Tips to Install a Methane Digester

A methane digester — also known as an anaerobic digester — can be a great source of biofuel and fertilizer.


| November 2013



Urban Crofting Cover

"Urban Crofting," from author Cliff Williams, urges the reader to seek a sustainable lifestyle with modern, simple methods.


Cover Courtesy Outskirts Press

Urban Crofting (Outskirts Press, 2013) is based on the lifestyle and practices of the Essenes, an ancient people that lived a sustainable existence that would be envied by many today. Cliff Williams incorporates this knowledge into a new personal, family-sized agricultural way of life that can be achieved even in an urban neighborhood. In this excerpt from the chapter "Methane Digesters," Williams gives readers valuable tips necessary to make the most of their sustainable biofuel and fertilizer generating set-ups.

You can purchase this book from the MOTHER EARTH NEWS store: Urban Crofting.

Introduction to Methane Digesters

My introduction to methane digesters became the inception of urban crofting, with methane digesters as a source of biofuel and fertilizer. Methane digesters have the potential of making a huge impact on your health. Besides the obvious biofuel aspect, methane digesters can help restore the micro-nutrients in our diet that are missing in the food chain today.

Where Urban Crofting is concerned, our new circle of life will be greatly dependent on creating a source of food for our plants. To be in balance, nutrient-rich sustenance has to flow from plants to us, and back to the plants.

Let’s re-visit the food chain that was intended to be. Mankind’s sustenance comes from plants, and plants and their sustenance comes, in part, from humans — mainly from our wastes. Simple enough on the surface, but let’s look deeper. The plants that provide nutrition for us “had” the ability to provide complete nutrition for us. All the carbohydrates, proteins, minerals, vitamins, Prana (life), macro and micro nutrients, enzymes, beneficial bacteria, etc...everything our bodies needed was in vegetables, grains and fruits. Not only do plants have the ability to draw everything they need for a perfect life from the soil, they also assimilate everything that we need. Many micronutrients needed by humans are drawn up by plants even though they themselves have no need for them. Wow! Again, even though they don’t need all those micronutrients, they bring them up for our benefit. That is only if they are in the soil to begin with. This is an incredible feat that shouldn’t be overlooked.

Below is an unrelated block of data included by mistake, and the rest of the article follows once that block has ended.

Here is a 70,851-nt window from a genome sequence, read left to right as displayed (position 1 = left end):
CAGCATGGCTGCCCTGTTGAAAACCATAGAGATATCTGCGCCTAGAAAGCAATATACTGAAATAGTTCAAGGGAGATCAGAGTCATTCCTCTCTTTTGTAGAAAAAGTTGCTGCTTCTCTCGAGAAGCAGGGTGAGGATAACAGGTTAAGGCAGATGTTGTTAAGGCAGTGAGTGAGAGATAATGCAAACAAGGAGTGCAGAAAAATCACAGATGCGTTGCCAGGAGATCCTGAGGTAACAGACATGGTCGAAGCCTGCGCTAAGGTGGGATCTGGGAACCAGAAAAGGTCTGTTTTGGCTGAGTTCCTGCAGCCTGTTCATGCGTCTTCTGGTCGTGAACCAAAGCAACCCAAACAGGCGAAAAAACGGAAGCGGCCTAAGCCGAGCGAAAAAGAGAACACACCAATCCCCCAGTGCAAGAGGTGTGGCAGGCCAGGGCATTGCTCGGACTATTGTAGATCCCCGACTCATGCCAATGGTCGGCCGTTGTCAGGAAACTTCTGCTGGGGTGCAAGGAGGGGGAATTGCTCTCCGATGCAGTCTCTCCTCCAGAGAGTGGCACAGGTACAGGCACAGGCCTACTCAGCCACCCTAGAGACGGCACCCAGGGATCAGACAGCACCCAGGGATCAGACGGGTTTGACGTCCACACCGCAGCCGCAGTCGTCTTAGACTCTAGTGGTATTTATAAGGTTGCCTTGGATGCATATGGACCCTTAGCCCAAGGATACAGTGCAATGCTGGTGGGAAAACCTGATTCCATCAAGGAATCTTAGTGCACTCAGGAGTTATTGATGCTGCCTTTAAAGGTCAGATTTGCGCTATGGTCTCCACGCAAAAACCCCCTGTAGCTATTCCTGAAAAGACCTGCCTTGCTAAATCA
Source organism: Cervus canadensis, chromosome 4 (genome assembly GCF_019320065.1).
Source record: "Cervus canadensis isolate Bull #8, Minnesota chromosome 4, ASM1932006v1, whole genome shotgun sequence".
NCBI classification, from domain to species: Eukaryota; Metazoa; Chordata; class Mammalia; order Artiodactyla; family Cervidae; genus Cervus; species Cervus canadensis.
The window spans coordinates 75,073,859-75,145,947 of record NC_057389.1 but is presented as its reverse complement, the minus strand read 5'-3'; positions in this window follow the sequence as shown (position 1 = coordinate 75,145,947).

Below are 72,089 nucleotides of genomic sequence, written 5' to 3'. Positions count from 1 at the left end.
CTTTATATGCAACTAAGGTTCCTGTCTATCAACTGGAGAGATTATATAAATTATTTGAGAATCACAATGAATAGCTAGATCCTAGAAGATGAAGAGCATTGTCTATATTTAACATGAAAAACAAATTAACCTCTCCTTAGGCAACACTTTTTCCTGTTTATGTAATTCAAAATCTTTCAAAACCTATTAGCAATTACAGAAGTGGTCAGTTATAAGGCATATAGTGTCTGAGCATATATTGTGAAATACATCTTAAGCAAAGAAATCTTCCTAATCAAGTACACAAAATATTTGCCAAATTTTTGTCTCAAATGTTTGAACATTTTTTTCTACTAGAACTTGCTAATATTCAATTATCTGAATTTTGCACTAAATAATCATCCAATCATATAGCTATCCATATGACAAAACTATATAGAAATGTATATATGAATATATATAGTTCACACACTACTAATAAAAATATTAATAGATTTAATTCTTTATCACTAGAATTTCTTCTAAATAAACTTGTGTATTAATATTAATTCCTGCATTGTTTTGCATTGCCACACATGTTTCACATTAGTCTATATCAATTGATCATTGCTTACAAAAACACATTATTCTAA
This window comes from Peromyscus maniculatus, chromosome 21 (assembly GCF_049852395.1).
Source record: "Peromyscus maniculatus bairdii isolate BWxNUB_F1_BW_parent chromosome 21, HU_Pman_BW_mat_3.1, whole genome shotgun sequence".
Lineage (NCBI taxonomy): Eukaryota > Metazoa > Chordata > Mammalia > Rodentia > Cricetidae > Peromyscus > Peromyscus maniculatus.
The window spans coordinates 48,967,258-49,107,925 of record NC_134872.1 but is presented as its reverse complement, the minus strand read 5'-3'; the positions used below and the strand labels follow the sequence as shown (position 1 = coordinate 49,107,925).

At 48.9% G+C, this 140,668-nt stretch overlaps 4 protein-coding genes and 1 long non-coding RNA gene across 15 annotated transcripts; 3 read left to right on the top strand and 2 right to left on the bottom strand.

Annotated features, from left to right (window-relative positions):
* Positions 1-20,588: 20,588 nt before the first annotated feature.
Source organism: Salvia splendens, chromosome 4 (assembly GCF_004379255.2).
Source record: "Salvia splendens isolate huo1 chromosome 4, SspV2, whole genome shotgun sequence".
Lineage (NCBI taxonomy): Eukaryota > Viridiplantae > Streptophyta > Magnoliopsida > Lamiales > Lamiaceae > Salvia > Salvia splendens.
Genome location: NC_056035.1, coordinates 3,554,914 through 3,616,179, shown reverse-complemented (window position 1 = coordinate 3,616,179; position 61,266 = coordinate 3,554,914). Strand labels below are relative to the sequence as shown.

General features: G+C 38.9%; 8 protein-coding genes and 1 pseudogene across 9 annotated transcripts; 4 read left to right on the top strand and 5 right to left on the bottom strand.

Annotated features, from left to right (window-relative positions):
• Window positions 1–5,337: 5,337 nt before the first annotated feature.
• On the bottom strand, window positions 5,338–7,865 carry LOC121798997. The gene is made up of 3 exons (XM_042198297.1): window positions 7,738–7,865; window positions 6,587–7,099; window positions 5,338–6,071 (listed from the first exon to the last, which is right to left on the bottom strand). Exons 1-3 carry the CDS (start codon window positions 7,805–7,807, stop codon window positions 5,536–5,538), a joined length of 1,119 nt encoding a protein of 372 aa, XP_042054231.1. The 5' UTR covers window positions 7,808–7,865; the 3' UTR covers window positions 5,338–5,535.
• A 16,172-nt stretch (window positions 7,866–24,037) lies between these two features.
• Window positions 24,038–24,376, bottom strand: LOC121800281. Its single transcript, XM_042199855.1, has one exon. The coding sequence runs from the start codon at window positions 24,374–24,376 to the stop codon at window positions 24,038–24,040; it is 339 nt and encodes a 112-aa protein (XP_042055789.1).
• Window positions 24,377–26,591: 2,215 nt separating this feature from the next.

We still need to go a little deeper into this before you have a clear picture of where we’ve gone wrong. The wrong is the fact that many of the micronutrients are gone from our food chain. Plants draw up the nutrients we need from the soil, and we return the nutrients we need to the soil with our bodily eliminations of our urine and excrement. “Matter is neither created nor destroyed, it is transferred”. The root system of plants brings up the nutrients, and they are used in the biological function and growth of the plant. The part of the plant that is of benefit to us, the plant matter, is created by the plants from soil matter. Our bodies break down the plant matter and use the ingredients for our biological function and growth. Our bodies continually grow new cells to replace dead cells, using that plant matter. The waste and dead cells are returned to the soil, where they are broken down for the next plant cycle by the topsoil. Matter is neither created nor destroyed, it is changed from one substance to another in a continuous loop, as part of the circle of life.

smith
6/30/2017 5:57:16 AM


smith
6/30/2017 5:57:15 AM






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